“How long you abused me!”
“What abuse? I never abuse.”
“You didn’t let me enter your kitchen when I hadn’t taken a bath. And how would I bathe with two kids to manage all alone? So I never ate!”
“I did nothing wrong. You shouldn’t enter the kitchen without a bath, it’s a sacred space!”
“So I should starve instead?”
That was an explosion I heard between a mother-in-law and daughter-in-law twenty-six full years after the two became family. After they were forced to become family. A good example of what happens when hate and frustration festers. Saas bhi kabhi bahu thi. Does she remember that? Probably. Is she doing it because she wants someone to get back at for the injustice done to her? Again, probably. You’ll have your chance, if you give her grandsons who get married who have wives who you’ll hate.
The cycle has to stop. With you. Here are things you should do if you don’t want to end up like that MIL-DIL up there in twenty-six years:
1. Don’t try making your husband choose between the two of you.
Who do you want, me or her? That’s never something you should say. By all means, go with you-don’t-support-me-when-she’s-wrong or it’s-my-house-too. But you’d never want to become mommy-substitute, so don’t ever give him the chance to think so!
2. Be who you are the first time you meet her.
Don’t wear a saree and serve chai if that’s not what you’re like everyday. Talk to her about your job, what you like to do in your free time, what your idea of life is. Give her a good idea of who you are, so she won’t have to be disillusioned later.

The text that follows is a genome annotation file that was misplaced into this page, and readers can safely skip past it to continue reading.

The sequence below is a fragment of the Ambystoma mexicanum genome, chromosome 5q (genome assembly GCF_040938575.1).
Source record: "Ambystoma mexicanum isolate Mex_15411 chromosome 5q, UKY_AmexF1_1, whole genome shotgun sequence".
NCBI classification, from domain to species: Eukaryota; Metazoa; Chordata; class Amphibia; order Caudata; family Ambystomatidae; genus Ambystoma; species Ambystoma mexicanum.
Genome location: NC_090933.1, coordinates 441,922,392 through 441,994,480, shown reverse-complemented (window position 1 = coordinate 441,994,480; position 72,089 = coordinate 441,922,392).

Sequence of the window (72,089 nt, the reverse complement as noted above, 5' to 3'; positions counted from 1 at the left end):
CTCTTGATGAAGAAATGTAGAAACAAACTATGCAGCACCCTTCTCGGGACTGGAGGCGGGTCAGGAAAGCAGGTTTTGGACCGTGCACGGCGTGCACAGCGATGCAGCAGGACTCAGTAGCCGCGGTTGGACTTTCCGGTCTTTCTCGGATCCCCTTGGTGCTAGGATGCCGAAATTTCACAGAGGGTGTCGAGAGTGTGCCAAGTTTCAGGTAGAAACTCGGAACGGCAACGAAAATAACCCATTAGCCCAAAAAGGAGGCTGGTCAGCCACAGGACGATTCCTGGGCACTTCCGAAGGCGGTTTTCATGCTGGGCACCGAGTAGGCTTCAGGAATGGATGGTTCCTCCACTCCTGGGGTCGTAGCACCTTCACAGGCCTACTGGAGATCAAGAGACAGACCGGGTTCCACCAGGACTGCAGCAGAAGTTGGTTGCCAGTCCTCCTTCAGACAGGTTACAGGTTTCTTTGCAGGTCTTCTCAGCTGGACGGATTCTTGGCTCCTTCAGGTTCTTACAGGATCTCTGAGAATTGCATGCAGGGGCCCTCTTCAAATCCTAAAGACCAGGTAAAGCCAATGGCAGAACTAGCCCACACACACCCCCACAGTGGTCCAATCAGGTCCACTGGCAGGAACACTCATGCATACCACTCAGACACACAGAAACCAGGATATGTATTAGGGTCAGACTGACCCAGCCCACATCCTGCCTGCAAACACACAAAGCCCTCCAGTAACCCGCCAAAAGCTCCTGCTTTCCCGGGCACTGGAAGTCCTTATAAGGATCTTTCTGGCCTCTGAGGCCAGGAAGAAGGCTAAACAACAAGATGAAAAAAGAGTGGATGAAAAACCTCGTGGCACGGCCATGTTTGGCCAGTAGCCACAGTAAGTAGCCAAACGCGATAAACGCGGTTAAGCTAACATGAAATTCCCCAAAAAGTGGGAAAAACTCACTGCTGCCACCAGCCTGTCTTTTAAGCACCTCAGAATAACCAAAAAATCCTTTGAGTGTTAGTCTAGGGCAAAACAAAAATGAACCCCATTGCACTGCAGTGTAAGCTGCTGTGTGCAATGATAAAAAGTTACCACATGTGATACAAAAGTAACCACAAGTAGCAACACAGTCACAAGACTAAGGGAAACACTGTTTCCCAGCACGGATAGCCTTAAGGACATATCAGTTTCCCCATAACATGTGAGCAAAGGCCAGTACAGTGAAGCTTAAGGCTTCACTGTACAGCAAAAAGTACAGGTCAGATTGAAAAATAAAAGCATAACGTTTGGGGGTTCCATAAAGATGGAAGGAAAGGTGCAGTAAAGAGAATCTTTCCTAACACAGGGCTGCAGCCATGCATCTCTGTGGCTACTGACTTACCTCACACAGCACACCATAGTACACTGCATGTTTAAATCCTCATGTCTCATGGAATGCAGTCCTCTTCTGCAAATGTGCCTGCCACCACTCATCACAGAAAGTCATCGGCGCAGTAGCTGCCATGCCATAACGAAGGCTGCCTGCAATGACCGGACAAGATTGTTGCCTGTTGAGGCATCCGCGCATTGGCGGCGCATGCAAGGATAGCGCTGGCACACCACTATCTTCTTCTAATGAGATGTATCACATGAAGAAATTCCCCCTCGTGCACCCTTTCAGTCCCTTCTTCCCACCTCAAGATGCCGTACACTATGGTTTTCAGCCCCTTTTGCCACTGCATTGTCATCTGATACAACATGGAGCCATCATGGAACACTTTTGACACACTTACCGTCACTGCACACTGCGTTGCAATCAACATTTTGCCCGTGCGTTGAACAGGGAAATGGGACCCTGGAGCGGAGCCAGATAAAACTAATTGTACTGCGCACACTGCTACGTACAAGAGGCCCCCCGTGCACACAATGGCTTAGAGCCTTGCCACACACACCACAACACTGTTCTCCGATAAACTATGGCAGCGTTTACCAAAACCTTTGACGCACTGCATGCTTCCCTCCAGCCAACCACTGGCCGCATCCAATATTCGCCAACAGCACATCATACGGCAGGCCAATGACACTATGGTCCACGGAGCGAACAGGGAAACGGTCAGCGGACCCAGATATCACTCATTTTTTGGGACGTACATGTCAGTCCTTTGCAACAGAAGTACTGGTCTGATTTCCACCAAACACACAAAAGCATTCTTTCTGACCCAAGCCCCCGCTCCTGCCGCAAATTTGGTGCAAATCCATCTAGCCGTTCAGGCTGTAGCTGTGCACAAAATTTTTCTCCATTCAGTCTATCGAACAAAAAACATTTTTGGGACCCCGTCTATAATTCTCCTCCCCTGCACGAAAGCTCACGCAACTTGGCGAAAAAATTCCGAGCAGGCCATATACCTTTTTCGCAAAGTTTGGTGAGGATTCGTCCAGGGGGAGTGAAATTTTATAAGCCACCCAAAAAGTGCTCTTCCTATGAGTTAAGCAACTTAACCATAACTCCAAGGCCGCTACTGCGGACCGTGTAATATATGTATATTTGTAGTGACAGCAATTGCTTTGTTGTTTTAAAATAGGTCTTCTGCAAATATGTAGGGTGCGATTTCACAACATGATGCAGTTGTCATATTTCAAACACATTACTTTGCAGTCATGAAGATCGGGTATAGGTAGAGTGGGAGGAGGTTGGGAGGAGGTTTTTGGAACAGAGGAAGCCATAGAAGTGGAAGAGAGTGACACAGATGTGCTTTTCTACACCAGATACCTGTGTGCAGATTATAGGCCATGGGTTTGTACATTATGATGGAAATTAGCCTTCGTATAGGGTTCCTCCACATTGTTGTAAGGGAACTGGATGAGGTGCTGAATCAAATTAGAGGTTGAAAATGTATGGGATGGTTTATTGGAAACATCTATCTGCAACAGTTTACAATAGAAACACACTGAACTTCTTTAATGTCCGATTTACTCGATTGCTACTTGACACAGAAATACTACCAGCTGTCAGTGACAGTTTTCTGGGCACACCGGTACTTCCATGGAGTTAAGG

3. Damage done?
Maybe you already wore your saree and served her the chai. So what do you do now? Don’t tell her you’re not that person. Just show her. Every time she expects you to do something that you don’t want to, be upfront. She might not like you for it, but she’ll resign herself to the misfortune of an unruly bahu soon enough.
4. Don’t let things fester.
If you don’t like what’s being done to you, tell her right away. It could lead to a couple of fights, and if your husband is a sitter-on-the-fence who won’t take either side, tell him you don’t give a damn, you’re still not going to tolerate behaviour that borders on abuse.
5. Distance helps.
Live away from the in-laws. Sometimes, it’s unavoidable, if they’re helping you with the kids (when both of you are working), or if they’re too old to manage on their own. Even then, set boundaries. You don’t interfere in what she does, and she doesn’t in what you do. If the kitchen belongs to both of you, come up with a timetable so that the two of you don’t use it together.